News Release

Mixed valence states in lead perovskites

A possible avenue to produce next-generation materials

Peer-Reviewed Publication

Tokyo Institute of Technology

Crystal Structure of Pb2+Pb4+3Co2+2Co3+2O12

image: Crystal structure of Pb2+Pb4+3Co2+2Co3+2O12 where Pb and Co have charge orderings despite the simple PbCoO3 chemical composition and the valence distribution changes for PbMO3 (M: 3d transition metal). view more 

Credit: Journal of the American Chemical Society

Transition metals (TMs) exhibit charge degree of freedom, resulting in interesting properties, such as charge ordering related to metal-insulator transitions, high-temperature superconductivity, colossal magnetoresistance, and high thermopower. Metal ions with half-integer valence tend to split into two spatially ordered integer valence ions. To realize a half-integer valence state and charge ordering in the B site of a perovskite ABO3, two or more elements with different valences need to be mixed in the A site.

A group of researchers, Prof. Masaki Azuma from Tokyo Institute of Technology, and Dr.Yuki Sakai at the Kanagawa Academy of Science and Technology and colleagues, have reported an unusual half-integer average charge system Pb3.5+M2.5+O3 with charge ordering in the A and B sites of a perovskite PbCoO3. Furthermore, the charge orderings in these sites were stabilized by tuning the energy levels of the Pb 6s and TM 3d orbitals. Bond valence sum calculations revealed a valence distribution of Pb2+Pb4+3Co2+2Co3+2O12, with Pb and Co exhibiting charge ordering despite the chemical composition of PbCoO3. As expected, the average oxidation state was Pb3.5+Co2.5+O3, with half-integer valences in both A and B sites of the perovskite structure stabilized by the balanced Pb 6s and Co 3d levels. The valence distribution of PbMO3 was controlled by tuning the depth of the d level of M. The complex valence distribution is expected to change on perturbations, e.g., pressure and chemical modification. For instance, when the Co charge ordering is melted, Pb2+0.25Pb4+0.75Co2.5+O3 is formed, Pb2+0.5Pb4+0.5Co3+O3 is first formed by the intermetallic charge transfer between Pb and Co and then possibly Pb2+Co4+O3 under pressure.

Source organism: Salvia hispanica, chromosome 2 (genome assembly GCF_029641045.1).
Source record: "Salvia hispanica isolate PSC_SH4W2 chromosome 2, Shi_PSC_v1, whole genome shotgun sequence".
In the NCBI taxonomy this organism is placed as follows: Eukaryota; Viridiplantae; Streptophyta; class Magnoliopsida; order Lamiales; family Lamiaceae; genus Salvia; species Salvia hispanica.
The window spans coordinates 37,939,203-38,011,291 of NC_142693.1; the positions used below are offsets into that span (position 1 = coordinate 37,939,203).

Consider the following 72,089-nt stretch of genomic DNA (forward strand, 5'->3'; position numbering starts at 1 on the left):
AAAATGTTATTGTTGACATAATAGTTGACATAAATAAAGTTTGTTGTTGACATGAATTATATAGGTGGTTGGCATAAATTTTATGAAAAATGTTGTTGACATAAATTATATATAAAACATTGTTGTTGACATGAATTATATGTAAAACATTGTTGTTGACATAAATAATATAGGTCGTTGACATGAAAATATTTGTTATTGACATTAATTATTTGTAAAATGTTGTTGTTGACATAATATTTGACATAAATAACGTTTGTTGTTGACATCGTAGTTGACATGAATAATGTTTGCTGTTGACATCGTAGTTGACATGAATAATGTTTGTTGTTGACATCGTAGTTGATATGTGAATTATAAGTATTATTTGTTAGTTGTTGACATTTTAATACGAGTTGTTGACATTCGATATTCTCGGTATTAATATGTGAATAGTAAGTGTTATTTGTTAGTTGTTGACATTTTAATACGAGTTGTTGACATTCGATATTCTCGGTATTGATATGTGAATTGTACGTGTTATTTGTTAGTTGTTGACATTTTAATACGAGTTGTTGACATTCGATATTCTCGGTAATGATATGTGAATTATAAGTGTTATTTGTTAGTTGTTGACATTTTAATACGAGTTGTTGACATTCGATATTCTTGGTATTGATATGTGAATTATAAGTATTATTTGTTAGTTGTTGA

In the future, the application of the strategy of realizing mixed valence states in the A and B sites of perovskite compounds via the tuning of the energy difference between Pb 6s and transition metal 3d orbitals will be reported for other systems with valence-skipping elements, e.g., Au, Tl, and Sb.


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